At times, the remote, defamiliarized perspective of Popular Longing suggests a Martian writing a postcard home; at other times, these poems’ speakers are all too familiar with this Earth. In one caustic poem, “They Said It Couldn’t Be Done,” the speaker positions herself as part of the American we that passively funds invasions:
So sorry about the war—we just kind of
wanted to learn how to swear
in another language, and everyone knows
the top method is simply to open
fire and listen to what people yell.
The contemporary United States, in the lines that follow, becomes a hellscape. First God appears, “with His hand // crank, lowering the sky to make more room / for Himself”—an image that suggests both further aggression and anthropogenic changes to the atmosphere. Then there is “the high-rise // we build to brace back, this series of holes / for bathing and mending and parboiling // roots and undecorated fucking in the style / of the times.” The slightly extraterrestrial vantage of Shapero’s writing is evident in “this series of holes”: these are people’s apartments, warrens of vulgarity, hostility, and austerity. The high-rise is a microcosm for the speaker’s world, which offers reminders of its menace at every turn.
The sense that the speakers of these poems are permanently off-kilter—at odds with their culture and surroundings—is reinforced by Shapero’s language: alternately slangy and formal, often crisp and periphrastic. Not “the MFA” but “the big museum.” A woman doesn’t use a blanket “for picnics,” she places a blanket “between her children and the dirt / before they all sat down to a meal outside”—as if certain words have been struck from the speaker’s mental dictionary.
The relations between the world that the speaker is stuck in and the poems that describe it are examined in “Don’t Spend It All In One Place,” a sequence of fourteen unrhymed sonnets (a new venture for Shapero). The sequence sounds somewhat like a museum lecture, opening with the observation that:
The whole thing about museums is they don’t
let you have a pen; it is formally prohibited to write
with a pen while proximate to the collection.
Half visitor, half docent, the speaker folds a colloquial generalization—“The whole thing about”—into the comically stilted restatement that follows: a sonnet sequence that begins with the idea of being deprived of a metonym for poetry.
Though the speaker “mock[s]” the pen ban, she explains that she does so because mockery “helps me forget / about all the times it has of course happened,” and the last four lines elaborate on “it”:
acid splatter across the Dutch nude, hammer to the arm
of the PIETÀ. Or the pipe bomb placed beside
the high relief. Or the man who drew his gun
and shot up a wall of old masters and then himself.
The first two of these, references to actual incidents involving Rembrandt’s Danaë and Michelangelo’s Pietà, center on representations of women—and so to the thread of domestic violence that runs through Shapero’s work. The latter two suggest violence toward civilian crowds: a pipe bomb detonated near a group of sculpted figures, a gunman and the “old masters.” The destruction of pictures is thus bound to actual death; that last line’s zeugma makes the link literal.
As becomes evident across the sequence, the speaker is intensely disturbed by defaced art. Though she is not explicit about why, the connection made above—between what humans make and destroy—keeps returning. In the next sonnet, which explains why a painting vandalized once is likely to be vandalized again, the speaker finds an analogy in the story of a place where people go to kill themselves in increasing numbers, until “the agency that governed the ferry system / declared it a crime to purchase a one-way ticket”—lines whose factoid-esque style cuts against their grim import.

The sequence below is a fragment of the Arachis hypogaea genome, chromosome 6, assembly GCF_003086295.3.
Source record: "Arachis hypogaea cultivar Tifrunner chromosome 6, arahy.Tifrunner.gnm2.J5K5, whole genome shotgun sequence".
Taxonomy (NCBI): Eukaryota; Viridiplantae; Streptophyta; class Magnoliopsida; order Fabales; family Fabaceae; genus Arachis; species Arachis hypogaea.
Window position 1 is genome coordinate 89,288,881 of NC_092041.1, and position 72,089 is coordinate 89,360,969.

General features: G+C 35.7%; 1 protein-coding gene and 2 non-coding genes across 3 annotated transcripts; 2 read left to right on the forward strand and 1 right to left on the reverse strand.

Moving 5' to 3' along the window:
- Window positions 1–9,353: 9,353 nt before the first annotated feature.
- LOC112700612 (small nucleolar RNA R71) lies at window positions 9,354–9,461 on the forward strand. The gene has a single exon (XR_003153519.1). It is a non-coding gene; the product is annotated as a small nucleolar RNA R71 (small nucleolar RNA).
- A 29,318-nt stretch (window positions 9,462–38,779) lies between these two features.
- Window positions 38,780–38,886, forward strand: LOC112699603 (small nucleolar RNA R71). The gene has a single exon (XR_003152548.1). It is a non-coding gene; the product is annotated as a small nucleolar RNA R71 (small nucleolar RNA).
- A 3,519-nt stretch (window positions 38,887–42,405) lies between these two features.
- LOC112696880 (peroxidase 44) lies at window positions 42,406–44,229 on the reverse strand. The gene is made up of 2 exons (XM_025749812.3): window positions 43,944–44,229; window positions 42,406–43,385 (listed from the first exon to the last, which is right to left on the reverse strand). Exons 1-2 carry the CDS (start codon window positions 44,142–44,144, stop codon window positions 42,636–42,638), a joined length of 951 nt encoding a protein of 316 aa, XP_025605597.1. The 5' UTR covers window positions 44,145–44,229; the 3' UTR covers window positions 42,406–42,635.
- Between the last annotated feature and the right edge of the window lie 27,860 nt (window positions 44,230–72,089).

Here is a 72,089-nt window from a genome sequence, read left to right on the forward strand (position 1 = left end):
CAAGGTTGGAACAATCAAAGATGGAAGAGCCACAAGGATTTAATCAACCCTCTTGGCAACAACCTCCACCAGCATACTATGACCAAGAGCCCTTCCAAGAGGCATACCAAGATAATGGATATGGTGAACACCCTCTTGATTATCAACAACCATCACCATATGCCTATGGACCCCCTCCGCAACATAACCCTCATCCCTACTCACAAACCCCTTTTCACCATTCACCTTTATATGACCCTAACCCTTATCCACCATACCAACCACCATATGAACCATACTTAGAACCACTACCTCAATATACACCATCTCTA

The sonnets roam over art, violence, institutional funding, and the unsavoriness of people. True to Shapero’s initial mention of a pen, the sequence is also self-reflexive. Its final sonnet begins by noting a conundrum that could be applied to the book:
Ultimately, it’s a mystery why anyone would choose
to visit a museum, to accumulate more and more
images they’ll only end up begging to forget.
A museum is a collection of damage: why go look at such things? And by extension: this book of poems, too, is a collection of damage, recalling Dickinson’s image of sentences that hold “Infection” from which “We may inhale Despair.” Why read such things?
Popular Longing articulates the appeal of damage—how one is compelled to keep looking even when one doesn’t want to, even when one wants to forget or ignore. It transforms that damage as well. Take what Shapero accomplishes in the last lines of the sequence, after the speaker envisions a glass-guarded painting being besieged again and again:
And the painting just hanging there afterward,
surrounded by smashed fruit and splintered
pottery, like some disfavored leader—I can’t not
see it. I can’t not think of the queue in the marbled
entry hall, the counter, the request for a one-way
ticket to the gallery. That’ll be ten bucks.
Shapero’s first two books were full of one-liners; Popular Longing’s wit is quieter. But the last sentence in the collection, an overt punchline, startles. It unites the one-way ferry tickets and the $20 museum fee and by extension all of the poems about money (even “Man at His Bath,” which begins by noting that the MFA sold eight other paintings to purchase Man at His Bath). If the voice in this book calls to mind a magician’s patter, this ending is prestidigitation. You enter the rooms of the museum as you exit the rooms of the sonnets; you are greeted and sent off by a spondee that is rueful, clever, and asks for payment.
Calista McRae is the author of Lyric as Comedy: The Poetics of Abjection in Postwar America (Cornell University Press, 2020). She is assistant professor in Humanities at the New Jersey Institute of Technology. (updated 3/2021)